At the National Native American Boarding School Healing Coalition (NABS), our mission is based on exposing truth, promoting justice, and fostering healing for boarding school survivors and their descendants. And while we may focus on Indigenous people, we believe, as many Native traditions tell us, that all beings are related – and that our ability to thrive is directly tied to the health and safety of all.
As such, NABS is standing in solidarity with our Black and African Descent relatives. We join in asserting that Black Lives Matter and that white supremacy no longer has a place in this country – a country that was built on stolen Indigenous land and on the backs of slaves. This country has blood on its hands…centuries of bloodshed through the murder of brown and Black people for the sake of “American progress.”
We see this legacy of racism and white supremacy continue today, as when George Floyd was murdered in broad daylight by police in Minneapolis, where NABS is headquartered, where Native and Black people are more likely to be arrested* and brutalized by police officers, and where the American Indian Movement started in 1968 because of police violence and discrimination against Native people. We know this tragedy occurred because racism has not yet been eradicated from this country. Now, it seems the U.S. is finally being convicted in spirit for its history of stolen land and stolen people, of cultural genocide and systematic racism, of Indian boarding schools and school-to-prison pipelines, of Jim Crow laws and segregation, of ignoring civil rights and violating human rights.
And all this is occurring in the wake of global pandemic. However, I believe COVID-19 primed our country for this moment because we have seen it affect people of color disproportionately, due to the structure of our society that benefits the “elite.” It has highlighted the economic disparities, health disparities, and healthcare inequalities that exist in this country. It has spotlighted racial disparities, showing that minorities are disproportionately affected, due to our populations’ higher rates of diabetes, heart disease, obesity, and autoimmune diseases, as well as other health issues that affect our immune systems and central nervous systems, like PTSD, anxiety, depression, and historical trauma/complex trauma. And reservation and Black communities are at greater risk overall, due to symptoms of poverty, such as poor healthcare, lack of housing or overcrowded living, lack of access to fresh food in food deserts, and in some cases, a lack of running water.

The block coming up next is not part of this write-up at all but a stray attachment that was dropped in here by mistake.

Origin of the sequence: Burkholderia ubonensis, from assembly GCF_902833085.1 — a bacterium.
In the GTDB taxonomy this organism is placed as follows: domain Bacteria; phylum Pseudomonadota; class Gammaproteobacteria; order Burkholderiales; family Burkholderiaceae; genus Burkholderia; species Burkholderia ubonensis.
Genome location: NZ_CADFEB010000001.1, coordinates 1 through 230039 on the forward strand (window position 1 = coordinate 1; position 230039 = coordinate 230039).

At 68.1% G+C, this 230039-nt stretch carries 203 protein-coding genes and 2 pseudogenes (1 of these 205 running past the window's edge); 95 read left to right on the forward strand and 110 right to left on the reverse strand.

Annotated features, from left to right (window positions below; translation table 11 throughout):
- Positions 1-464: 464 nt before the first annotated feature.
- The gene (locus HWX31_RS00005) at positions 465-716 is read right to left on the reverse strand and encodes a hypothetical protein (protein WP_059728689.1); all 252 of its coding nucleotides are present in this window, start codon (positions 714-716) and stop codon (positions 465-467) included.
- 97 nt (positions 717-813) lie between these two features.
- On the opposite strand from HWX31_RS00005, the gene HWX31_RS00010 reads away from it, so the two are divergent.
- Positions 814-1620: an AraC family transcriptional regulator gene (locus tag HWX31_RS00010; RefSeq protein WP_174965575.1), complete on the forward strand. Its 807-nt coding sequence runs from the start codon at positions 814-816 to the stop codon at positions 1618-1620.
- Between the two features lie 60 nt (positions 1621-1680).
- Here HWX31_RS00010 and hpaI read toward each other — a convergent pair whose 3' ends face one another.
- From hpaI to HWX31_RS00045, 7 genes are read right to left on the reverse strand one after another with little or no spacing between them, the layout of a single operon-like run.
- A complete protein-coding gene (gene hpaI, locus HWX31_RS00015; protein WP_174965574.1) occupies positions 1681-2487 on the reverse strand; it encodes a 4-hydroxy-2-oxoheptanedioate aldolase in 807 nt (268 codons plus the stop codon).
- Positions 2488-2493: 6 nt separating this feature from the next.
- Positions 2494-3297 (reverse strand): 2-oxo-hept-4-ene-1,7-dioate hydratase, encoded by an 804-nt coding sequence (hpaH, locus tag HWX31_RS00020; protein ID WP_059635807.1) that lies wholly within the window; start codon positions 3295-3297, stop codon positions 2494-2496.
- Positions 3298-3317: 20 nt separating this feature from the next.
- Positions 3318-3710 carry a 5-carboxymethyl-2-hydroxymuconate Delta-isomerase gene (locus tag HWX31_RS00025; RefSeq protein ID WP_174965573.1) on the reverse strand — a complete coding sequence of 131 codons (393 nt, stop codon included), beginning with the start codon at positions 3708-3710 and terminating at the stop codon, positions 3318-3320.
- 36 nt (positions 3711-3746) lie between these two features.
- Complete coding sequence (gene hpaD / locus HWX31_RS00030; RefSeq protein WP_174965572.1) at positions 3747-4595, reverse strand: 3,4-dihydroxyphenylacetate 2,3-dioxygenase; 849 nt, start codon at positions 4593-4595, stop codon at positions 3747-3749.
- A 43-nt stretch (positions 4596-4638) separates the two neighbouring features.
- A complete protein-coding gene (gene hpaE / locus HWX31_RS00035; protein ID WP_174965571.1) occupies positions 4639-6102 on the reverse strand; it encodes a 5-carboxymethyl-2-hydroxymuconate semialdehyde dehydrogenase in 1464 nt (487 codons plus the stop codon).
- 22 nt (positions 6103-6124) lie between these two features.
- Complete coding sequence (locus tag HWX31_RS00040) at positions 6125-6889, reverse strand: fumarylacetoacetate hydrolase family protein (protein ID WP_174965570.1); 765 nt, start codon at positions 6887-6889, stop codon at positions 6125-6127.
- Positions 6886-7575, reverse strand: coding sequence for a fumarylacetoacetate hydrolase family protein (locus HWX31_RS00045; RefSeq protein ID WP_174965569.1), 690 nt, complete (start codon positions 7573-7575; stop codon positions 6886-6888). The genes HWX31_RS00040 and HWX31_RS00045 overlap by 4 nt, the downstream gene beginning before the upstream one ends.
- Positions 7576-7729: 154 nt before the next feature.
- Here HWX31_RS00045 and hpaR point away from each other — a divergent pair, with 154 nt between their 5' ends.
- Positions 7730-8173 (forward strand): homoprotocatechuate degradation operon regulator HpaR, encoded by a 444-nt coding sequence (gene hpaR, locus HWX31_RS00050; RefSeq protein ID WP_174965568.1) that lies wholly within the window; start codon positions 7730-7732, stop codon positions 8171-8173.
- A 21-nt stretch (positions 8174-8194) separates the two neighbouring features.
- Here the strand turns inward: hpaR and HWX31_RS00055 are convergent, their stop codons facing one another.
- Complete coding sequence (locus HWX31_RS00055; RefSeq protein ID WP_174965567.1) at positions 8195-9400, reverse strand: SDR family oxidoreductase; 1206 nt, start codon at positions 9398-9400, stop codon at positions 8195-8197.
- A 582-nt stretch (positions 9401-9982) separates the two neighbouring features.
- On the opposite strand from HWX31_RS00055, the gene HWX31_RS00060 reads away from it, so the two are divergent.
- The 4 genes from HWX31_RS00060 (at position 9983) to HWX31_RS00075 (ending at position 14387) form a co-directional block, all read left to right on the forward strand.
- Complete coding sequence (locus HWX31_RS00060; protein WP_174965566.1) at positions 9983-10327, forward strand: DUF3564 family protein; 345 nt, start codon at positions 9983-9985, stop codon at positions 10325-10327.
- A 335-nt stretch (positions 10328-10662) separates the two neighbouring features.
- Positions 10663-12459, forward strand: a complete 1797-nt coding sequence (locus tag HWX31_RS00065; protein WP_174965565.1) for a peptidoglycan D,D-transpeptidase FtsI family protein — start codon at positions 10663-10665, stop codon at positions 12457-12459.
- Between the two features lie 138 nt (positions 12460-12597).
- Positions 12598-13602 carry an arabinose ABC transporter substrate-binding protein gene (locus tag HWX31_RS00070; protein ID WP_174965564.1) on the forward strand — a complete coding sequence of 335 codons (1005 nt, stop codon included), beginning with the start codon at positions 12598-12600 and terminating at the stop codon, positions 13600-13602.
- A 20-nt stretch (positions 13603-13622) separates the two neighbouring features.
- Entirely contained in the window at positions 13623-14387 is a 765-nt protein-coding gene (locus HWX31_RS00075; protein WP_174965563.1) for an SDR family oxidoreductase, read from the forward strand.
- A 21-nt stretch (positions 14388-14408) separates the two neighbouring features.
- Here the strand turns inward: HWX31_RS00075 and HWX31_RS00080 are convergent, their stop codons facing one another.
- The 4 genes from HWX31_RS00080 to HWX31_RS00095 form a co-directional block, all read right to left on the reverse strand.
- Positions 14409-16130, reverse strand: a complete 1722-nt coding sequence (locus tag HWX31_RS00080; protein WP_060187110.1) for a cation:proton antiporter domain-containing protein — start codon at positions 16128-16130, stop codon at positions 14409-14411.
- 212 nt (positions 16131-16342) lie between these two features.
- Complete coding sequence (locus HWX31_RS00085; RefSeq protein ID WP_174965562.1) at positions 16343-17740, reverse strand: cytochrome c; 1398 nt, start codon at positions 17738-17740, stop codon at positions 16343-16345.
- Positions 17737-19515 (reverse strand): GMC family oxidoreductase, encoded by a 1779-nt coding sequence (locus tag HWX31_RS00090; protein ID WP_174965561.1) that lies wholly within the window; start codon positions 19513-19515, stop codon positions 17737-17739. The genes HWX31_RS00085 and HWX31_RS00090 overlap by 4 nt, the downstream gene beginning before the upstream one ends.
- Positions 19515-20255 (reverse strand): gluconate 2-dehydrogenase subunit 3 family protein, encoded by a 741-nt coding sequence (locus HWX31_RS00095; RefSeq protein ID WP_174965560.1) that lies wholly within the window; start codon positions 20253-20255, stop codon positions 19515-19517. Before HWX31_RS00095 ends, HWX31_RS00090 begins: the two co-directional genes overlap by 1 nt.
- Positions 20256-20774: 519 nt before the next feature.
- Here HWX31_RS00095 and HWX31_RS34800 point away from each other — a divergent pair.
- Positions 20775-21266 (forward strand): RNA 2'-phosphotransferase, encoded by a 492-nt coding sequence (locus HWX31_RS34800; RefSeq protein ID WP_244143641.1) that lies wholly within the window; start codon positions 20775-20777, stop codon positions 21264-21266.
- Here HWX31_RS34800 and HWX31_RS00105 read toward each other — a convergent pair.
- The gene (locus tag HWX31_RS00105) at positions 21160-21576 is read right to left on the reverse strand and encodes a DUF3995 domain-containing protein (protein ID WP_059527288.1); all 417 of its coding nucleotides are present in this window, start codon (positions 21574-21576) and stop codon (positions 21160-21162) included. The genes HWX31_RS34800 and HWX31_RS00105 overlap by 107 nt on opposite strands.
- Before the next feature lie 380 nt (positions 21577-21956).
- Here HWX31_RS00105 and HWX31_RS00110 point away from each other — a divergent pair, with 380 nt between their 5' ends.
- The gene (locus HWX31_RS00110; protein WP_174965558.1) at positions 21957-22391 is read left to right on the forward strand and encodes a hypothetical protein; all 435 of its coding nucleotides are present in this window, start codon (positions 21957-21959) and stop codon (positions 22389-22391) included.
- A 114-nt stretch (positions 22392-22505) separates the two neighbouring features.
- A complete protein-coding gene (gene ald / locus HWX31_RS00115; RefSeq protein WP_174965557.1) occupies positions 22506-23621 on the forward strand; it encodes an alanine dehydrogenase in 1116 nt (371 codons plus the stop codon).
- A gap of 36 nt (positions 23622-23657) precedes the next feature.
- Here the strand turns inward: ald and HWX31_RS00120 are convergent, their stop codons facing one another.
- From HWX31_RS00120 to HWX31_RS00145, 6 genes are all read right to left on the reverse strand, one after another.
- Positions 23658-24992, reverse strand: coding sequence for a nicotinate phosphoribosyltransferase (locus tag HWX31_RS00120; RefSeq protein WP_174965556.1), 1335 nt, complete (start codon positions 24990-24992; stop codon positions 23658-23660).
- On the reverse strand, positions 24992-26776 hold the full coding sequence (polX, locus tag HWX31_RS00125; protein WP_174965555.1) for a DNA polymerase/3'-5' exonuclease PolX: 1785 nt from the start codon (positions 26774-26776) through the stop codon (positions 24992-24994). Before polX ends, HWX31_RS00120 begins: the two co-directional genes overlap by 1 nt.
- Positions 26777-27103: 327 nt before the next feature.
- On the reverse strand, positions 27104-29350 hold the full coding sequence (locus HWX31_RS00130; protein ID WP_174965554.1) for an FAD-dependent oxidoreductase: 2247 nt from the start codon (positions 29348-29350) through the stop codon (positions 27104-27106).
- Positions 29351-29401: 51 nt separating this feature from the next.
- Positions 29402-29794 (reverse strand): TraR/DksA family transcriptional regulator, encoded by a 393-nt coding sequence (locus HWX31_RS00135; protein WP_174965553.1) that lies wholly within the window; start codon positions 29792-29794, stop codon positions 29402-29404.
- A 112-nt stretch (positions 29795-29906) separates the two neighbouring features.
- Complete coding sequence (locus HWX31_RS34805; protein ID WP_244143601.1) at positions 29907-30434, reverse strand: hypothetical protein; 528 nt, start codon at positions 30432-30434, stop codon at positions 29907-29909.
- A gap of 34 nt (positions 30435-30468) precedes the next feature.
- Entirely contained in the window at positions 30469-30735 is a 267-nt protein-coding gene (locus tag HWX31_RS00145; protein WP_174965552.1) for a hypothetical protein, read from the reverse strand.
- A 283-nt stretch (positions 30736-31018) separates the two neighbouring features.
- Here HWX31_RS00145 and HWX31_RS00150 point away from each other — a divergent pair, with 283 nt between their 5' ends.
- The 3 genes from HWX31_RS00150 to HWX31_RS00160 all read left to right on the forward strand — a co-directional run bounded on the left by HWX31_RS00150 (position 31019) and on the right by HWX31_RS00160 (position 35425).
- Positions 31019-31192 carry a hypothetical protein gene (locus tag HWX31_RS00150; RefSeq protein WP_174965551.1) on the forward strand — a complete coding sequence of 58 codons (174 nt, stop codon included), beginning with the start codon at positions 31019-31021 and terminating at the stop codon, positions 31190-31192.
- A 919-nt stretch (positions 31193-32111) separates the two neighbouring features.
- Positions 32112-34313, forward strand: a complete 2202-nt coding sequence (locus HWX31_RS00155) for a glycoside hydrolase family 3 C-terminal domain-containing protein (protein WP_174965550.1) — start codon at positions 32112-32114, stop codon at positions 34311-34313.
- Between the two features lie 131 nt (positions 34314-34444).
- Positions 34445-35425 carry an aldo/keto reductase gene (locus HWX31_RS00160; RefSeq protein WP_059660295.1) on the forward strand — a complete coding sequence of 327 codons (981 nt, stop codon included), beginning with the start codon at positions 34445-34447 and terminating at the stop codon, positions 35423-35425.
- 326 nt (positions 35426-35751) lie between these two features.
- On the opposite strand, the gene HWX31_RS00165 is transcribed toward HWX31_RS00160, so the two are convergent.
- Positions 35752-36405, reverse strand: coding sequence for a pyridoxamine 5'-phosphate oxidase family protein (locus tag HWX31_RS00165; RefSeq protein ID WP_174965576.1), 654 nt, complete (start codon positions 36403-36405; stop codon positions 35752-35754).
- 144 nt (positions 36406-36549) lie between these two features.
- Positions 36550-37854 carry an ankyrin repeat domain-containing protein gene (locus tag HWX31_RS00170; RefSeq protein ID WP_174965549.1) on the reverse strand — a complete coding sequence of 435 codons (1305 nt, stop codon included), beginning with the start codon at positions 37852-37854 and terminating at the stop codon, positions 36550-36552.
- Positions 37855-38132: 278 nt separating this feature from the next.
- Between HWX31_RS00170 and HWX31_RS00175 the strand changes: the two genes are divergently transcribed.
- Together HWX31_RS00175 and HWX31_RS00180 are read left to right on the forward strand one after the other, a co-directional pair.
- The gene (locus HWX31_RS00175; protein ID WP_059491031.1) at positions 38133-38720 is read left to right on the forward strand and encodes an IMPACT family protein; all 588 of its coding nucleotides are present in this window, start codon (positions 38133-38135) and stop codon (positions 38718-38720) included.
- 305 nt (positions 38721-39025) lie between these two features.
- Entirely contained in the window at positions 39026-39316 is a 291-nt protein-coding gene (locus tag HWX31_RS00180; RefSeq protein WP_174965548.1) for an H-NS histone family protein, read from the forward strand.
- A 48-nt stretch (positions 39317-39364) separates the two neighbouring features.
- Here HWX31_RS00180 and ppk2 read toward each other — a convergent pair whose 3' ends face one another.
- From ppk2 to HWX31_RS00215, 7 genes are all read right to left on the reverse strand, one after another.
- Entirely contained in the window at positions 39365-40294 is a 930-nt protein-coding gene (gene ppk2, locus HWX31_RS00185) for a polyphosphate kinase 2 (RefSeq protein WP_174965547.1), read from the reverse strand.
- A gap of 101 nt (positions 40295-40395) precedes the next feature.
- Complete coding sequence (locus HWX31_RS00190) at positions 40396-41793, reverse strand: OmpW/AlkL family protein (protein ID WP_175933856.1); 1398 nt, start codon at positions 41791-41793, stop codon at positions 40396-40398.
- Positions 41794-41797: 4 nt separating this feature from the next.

At the same time, COVID-19 has isolated almost everyone, necessitating hashtags like #AloneTogether and #TogetherAtHome. It has allowed many people to examine their positions of privilege. While some have been able to work from home, others have lost their jobs, and many have had to expose themselves to the virus for a paycheck. It has encouraged us to evaluate our humanity and relationship to each other because at the end of the day, the virus doesn’t discriminate. Anyone can get it, regardless of race, class, religion, or background. In many ways, it has united the country, as we work together to #FlattenTheCurve.
That being said, it’s one thing to unite against a virus that doesn’t discriminate; it’s entirely another to unite against enemies that embody discrimination itself: individual racism, systemic racism, police brutality, and white supremacy. But despite some peoples’ attempts to sow racial discord and tension over these last two weeks, we have seen our communities come together in ways that defy expectations. People of all races, classes, religions, and backgrounds are coming together to support each other in this time of crisis. Donations of food and essential items are pouring into Minneapolis. People are gathering in the streets with food and music for a cause. People of privilege are using their voices to stand up and say “no more,” and to amplify the voices of Black Lives Matter. And these peaceful protests have rippled not only across the country, but also around the world.